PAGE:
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Reported by Andrew Scot Bolsinger
Denzel “Jaba” Curnell, 19, died from a bullet wound to the head after an encounter with a South Carolina police officer on Friday night. Police are calling it a suicide but witnesses say an officer fired the gun.
Charleston Police Chief Greg Mullen said in a press conference Monday afternoon there is “no evidence” that police fired the shot that killed Curnell. He cited misinformation in creating a divide between police and the community.
“A vacuum occurs, and rumors, speculation, and inaccurate information fuel a version of the event that can cause anger, distrust, disruption, and misinformation,” Mullen said. “It is especially disappointing when this misinformation creates a divide between the police and the community that we are working hard to foster positive relationships.”
Several witnesses, who refused to be named, say that Officer Jamal Medlin told Curnell to get down and put his hands behind his head as he walked through Charleston’s Bridgeview Village apartments. And once he did that, Medlin allegedly shot him in the back, according to The Daily Mail.
But even those reports are inaccurate, according to an autopsy that found Curnell died from a bullet wound to the right side of his head, The Post and Courier reported.
Curnell, according to family, is left-handed and wasn’t someone who was suicidal.
“He wanted to travel in the military. He wanted to get married and have children. His life was cut down at an early age,” said his aunt Sylvia Campbell.
Everything seems contradictory in this story. Curnell, a recent graduate of Burke High School, was administratively discharged from basic training in Georgia.
According to the Post and Courier, Curnell earned high praise from military recruiters who called him focused, confident and ready to take on rigorous training.
“Future soldier has been outstanding,” a recruiter wrote in Curnell’s paperwork. “Would make a great addition to the U.S. Army.”
But during Curnell’s basic training at Fort Benning, Ga., officials noticed depression, hopelessness, and separation anxiety. He had lost his mother to cancer earlier that year.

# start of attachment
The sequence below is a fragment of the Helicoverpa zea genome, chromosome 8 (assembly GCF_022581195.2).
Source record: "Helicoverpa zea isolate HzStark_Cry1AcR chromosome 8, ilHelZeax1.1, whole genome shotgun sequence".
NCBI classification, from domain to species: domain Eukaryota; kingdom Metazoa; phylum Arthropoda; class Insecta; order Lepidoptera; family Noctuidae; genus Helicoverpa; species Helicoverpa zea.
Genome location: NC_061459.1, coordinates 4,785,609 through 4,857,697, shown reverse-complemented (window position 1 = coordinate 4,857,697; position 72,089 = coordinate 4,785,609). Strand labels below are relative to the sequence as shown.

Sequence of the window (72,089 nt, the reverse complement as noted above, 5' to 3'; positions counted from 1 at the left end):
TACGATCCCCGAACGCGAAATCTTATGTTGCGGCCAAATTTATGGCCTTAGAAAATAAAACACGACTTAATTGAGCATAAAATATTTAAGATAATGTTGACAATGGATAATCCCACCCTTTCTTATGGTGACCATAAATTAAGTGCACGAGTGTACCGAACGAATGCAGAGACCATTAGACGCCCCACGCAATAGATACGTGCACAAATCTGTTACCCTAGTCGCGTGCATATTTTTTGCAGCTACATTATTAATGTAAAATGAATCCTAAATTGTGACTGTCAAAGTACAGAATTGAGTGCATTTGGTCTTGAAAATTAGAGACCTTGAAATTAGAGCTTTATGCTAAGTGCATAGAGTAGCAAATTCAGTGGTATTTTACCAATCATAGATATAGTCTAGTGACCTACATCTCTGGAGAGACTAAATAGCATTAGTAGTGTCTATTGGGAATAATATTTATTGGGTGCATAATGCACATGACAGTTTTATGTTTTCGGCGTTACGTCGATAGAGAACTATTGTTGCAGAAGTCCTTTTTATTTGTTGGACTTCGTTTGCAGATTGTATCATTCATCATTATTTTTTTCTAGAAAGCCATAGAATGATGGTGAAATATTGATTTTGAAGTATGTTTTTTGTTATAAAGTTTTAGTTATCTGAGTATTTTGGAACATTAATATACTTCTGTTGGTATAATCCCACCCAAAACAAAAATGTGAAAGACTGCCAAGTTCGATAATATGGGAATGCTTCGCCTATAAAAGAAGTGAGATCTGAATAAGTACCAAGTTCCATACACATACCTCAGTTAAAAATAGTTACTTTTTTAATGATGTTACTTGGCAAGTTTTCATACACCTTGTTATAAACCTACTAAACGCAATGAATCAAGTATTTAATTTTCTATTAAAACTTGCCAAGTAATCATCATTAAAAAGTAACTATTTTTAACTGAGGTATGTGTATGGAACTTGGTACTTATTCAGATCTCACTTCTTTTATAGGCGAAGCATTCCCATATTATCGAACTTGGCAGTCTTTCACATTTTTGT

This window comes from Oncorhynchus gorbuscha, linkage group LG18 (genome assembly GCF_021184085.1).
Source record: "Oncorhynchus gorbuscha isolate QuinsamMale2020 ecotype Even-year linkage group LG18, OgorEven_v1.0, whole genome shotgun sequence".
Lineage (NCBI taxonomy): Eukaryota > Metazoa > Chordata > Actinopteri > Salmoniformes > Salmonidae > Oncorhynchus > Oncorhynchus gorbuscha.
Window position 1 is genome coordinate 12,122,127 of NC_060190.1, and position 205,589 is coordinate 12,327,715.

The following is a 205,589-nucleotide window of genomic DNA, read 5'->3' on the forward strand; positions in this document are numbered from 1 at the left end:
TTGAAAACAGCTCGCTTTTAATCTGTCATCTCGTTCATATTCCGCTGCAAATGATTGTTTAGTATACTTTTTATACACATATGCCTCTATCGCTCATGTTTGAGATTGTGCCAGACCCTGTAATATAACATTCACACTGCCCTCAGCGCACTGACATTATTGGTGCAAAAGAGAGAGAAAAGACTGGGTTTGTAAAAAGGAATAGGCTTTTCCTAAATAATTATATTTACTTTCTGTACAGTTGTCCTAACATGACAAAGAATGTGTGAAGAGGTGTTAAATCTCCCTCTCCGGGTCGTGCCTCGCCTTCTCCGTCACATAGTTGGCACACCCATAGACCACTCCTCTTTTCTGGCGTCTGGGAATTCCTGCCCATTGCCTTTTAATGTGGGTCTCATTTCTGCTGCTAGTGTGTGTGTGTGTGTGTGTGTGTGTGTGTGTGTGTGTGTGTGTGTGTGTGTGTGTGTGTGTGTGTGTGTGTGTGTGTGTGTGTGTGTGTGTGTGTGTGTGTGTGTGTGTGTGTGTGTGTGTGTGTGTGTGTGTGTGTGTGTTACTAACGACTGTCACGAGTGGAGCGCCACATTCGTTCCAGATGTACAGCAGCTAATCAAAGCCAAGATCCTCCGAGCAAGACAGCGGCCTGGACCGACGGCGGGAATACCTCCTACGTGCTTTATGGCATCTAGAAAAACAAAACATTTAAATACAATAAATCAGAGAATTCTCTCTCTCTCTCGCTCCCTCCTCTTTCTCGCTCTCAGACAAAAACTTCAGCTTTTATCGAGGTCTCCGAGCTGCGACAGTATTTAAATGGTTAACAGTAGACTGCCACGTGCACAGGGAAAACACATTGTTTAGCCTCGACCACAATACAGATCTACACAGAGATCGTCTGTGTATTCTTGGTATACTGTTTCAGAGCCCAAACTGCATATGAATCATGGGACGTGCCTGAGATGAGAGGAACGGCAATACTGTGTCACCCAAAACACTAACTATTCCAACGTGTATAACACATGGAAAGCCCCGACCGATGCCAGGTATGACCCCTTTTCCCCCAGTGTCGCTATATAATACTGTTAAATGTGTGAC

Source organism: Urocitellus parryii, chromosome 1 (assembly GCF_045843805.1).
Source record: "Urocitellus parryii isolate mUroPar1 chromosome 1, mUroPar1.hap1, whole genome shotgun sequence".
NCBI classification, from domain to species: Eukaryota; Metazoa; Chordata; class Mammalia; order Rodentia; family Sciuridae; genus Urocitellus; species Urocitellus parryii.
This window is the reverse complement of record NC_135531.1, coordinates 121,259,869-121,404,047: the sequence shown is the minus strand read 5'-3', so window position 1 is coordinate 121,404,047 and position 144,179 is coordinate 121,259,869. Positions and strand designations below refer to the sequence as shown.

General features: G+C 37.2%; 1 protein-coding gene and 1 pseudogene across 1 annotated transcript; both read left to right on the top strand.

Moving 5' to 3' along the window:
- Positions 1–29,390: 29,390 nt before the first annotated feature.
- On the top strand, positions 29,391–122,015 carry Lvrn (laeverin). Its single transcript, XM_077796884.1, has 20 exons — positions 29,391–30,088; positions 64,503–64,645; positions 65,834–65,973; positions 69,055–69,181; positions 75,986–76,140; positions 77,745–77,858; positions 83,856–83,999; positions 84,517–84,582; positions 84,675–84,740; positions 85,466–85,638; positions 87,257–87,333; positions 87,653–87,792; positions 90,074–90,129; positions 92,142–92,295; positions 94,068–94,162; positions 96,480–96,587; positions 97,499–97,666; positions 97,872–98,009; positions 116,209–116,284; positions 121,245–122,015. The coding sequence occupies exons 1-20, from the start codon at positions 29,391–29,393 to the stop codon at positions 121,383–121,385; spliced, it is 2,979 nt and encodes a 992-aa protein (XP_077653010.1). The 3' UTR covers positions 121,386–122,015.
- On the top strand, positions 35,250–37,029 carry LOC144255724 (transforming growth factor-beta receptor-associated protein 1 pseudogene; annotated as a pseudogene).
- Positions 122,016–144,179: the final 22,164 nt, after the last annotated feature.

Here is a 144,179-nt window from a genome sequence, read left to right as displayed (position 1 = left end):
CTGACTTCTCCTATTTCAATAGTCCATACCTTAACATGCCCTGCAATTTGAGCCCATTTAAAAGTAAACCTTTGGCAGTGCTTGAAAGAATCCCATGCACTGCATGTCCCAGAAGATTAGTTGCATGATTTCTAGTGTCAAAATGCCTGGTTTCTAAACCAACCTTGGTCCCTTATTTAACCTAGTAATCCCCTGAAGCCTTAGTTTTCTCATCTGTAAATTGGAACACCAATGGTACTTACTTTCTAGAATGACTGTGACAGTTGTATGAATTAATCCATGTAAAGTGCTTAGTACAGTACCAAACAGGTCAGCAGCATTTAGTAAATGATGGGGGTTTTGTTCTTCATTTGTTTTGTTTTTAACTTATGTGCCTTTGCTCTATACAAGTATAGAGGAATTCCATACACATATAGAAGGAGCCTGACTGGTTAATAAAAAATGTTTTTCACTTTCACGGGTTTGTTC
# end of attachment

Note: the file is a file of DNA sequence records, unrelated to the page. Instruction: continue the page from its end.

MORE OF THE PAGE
On the night of his death, Curnell’s step-father said that he had not noticed any “depressive behavior.”
Though family and friends say that Curnell did not have a weapon, Mullen said that a firearm was recovered at the scene.
Mayor Joseph P. Riley Jr. released the following statement:
“My heart goes out to the family of Denzel Curnell. It is so very sad to have a young life ended. Denzel and his family and friends are in our thoughts and prayers … Because the City police officer was at the scene, normal protocol require that this matter be investigated by the State Law Enforcement Division. They are in control of the investigation. It is not appropriate for the City to present the complete details until SLED’s investigation is concluded. I am completely confident that the results of the sled investigation will conclude that the City of Charleston police officer’s actions were proper in all circumstances.”
Dot Scott, president of the local NAACP chapter, said police have not been forthcoming.
“Why was a young man with a clean legal record and a bright future in the military stopped by a police officer for simply being on the street? Why did his encounter with that officer end in what’s alleged to be his suicide —and why would a left-handed young man in a stressful situation shoot himself in the right side of the head? Why would an officer trying to stop a suicide be seen by witnesses with his weapon in his hand?”
Medlin, who has been on the force since to 2011, has been placed on paid leave pending the completion of an investigation.